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Introduction

After reading the title of the last chapter "Estimation of Effect" you may have said, "Here's effect, where is cause?'' It is one thing to observe a relationship between variables but it is another to establish cause and effect. Controlled experiments  are the best way to try to establish cause and effect . In this chapter we offer two types of controlled experiments. Here's an example of an uncontrolled experiment.

Consider again the Etruscan and Italian  skull size data set. We have analyzed this from time to time. A complete two sample analysis is given at the end of this section. Based on this analysis there is a difference between Etruscan and Italian skull sizes. Recall that scientists were trying to establish a link between ancient Etruscans and modern Italians, (the Italian skulls were recent); that is, the Etruscans were native to Italy. Our statistical analysis is not supportive of that link but does it really show that the Etruscans were not native to Italy? The problem here is that there are many other variables that could cause the change in skull size : diet, environmental changes, etc. There is no way to control these variables.

This is an observational study. These studies are important. This certainly is evidence against the link, but other evidence needs to be gathered. We'll come back to these discussions later, but first lets talk about controlled experimental designs.




Two sample analysis of Etruscan Italian example


Were the ancient Etruscan native to Italy? To help answer this question we have two samples of skull sizes. The first sample consists of the maximum head breadths of 84 Etruscan skulls while the second sample consists of the maximum head breadths of 70 modern Italian skulls. The data is given in Appendix A.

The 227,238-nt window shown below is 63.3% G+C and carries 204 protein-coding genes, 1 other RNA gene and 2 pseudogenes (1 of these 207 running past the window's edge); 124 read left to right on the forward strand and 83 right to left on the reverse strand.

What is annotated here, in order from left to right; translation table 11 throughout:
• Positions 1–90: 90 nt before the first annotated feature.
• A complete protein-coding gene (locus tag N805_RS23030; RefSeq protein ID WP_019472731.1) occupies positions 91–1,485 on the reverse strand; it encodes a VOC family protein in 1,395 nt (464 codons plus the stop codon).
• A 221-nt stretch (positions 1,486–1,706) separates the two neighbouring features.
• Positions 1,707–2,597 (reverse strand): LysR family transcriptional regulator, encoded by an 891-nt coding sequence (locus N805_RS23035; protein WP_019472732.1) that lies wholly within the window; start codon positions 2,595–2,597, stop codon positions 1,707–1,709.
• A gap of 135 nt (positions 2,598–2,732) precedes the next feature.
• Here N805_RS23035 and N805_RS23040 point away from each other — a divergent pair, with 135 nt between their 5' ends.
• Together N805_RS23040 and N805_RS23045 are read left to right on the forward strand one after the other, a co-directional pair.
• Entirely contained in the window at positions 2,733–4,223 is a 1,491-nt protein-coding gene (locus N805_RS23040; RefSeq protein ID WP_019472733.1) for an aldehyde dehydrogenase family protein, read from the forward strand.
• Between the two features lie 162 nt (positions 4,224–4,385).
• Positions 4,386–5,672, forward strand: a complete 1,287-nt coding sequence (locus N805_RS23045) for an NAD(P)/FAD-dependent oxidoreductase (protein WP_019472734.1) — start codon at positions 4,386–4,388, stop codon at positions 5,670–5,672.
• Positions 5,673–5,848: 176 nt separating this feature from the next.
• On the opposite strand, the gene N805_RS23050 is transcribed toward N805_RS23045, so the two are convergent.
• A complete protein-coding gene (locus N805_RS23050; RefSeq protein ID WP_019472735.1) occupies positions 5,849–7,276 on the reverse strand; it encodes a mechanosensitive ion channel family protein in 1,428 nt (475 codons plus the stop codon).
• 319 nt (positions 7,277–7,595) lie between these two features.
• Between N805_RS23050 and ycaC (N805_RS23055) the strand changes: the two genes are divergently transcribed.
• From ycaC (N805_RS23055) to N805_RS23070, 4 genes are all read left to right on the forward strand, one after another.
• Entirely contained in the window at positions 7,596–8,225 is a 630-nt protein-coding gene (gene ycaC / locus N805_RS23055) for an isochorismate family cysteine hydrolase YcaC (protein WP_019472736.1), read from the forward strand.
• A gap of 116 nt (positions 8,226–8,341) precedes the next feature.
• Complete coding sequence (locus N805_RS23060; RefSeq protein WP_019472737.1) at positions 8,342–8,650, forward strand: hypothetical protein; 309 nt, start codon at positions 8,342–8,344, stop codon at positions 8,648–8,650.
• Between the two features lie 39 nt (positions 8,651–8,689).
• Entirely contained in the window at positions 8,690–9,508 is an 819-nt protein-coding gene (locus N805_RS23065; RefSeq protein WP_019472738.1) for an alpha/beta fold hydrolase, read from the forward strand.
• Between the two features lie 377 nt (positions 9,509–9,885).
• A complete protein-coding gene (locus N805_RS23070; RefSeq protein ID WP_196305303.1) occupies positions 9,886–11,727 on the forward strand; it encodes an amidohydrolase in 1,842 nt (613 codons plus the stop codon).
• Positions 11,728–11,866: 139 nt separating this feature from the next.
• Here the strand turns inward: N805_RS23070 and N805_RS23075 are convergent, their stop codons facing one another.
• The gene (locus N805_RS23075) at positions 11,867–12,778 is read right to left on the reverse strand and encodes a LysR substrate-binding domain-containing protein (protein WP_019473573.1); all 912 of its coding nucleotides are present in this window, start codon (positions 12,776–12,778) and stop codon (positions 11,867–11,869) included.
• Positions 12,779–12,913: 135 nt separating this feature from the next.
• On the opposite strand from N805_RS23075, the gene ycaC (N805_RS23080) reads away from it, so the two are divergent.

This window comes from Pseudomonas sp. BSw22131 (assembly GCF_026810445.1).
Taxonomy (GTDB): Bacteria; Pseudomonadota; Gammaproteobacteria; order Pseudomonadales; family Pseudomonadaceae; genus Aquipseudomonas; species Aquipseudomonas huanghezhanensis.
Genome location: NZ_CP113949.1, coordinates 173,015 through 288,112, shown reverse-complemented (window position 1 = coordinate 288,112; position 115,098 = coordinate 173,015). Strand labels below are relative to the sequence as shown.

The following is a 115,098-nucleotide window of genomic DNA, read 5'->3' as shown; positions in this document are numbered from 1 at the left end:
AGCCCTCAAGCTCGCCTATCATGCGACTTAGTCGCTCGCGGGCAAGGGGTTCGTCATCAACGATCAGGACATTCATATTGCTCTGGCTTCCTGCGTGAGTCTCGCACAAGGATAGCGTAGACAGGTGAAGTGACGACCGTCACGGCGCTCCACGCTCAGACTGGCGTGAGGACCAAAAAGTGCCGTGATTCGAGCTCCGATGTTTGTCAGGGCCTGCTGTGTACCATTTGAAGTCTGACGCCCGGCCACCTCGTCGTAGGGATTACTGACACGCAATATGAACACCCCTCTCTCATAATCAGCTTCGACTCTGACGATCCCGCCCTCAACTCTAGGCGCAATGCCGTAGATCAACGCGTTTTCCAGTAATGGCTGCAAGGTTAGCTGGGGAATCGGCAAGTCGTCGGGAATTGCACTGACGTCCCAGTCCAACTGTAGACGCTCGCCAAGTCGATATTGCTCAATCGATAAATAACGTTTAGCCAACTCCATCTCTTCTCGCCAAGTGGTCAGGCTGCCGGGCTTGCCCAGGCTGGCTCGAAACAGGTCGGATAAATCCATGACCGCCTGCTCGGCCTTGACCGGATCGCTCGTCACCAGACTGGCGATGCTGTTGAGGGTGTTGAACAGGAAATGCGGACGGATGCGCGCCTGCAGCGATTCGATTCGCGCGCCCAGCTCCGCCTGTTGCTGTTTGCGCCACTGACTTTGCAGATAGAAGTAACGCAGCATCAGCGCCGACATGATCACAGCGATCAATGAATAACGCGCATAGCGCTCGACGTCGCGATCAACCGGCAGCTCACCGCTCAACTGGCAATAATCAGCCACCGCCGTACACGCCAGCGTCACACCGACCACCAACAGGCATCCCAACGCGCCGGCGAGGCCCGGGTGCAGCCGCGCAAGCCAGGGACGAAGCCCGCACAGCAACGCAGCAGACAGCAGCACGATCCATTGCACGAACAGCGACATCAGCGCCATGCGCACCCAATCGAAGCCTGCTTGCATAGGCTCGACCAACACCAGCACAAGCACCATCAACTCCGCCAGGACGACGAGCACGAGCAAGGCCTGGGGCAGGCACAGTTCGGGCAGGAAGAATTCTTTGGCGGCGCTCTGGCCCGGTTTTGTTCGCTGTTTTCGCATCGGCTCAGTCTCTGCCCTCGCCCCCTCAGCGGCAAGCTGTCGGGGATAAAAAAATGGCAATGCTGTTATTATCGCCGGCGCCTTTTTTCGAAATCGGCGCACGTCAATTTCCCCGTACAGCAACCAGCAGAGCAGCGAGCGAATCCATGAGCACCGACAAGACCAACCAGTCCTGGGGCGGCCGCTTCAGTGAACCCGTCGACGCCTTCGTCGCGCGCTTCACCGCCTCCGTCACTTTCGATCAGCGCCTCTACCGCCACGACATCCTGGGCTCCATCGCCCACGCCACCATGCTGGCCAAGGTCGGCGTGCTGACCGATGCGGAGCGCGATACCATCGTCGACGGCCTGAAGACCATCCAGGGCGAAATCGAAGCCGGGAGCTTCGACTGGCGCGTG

Comparison dotplot of the data sets: 

 
                                           .  :
Etruscan                                   :: :::  : .:
                                       :   :: :::. :::: :
                          .     .:  .:.: :.:: :::: :::: : :. :.   :
           -------+---------+---------+---------+---------+---------C10     
                               .
Italian                        : :.      :
                        :  .:  :::: .::. ::
             .    ..   .: :::: :::: :::: :::   ..    .
           -------+---------+---------+---------+---------+---------C10     
              120.0     128.0     136.0     144.0     152.0     160.0


Comparison boxplot of the data sets: 

         
 
                                            -----------
Etruscan                  *      -----------I   +     I------------
                                            -----------
 
                              -----------
Italian       *    -----------I   +     I--------------
                              -----------
           --------+---------+---------+---------+---------+--------C10     
               120.0     128.0     136.0     144.0     152.0
The plots indicate that Etruscan skull sizes are larger than the Italian skull sizes. Furthermore, they indicate that it is a location problem.

For formal inference, let Delta be the shift in location from typical Italian skull sizes to typical Etruscan skull sizes. We will first test the hypotheses:

\begin{displaymath}H_0: \Delta = 0
\end{displaymath}

versus

\begin{displaymath}H_A: \Delta \ne 0 \nonumber
\end{displaymath}

We will use the two sample Wilcoxon to test these hypotheses. (Just click on the class code: two sample wilcoxon). The Test statistics is

\begin{displaymath}T = \char93 \{\textrm{Etruscan} > \textrm{Italian}\} = 5401.
\end{displaymath}

This far exceeds the expected value of T under H0, which is 84(70)/2 = 2940. The p-value is .000. So we reject H0 with high confidence. The Etruscan skull sizes are larger.

The Wilcoxon estimate of shift in location is 11mm and the confidence interval for $\Delta$ is (10, 13). So typical Etruscan head sizes are from 10 to 13mm larger than typical Italian skull sizes.



next up previous contents index
Next: Completely Randomized Designs Up: Design of Experiments Previous: Design of Experiments

2001-01-01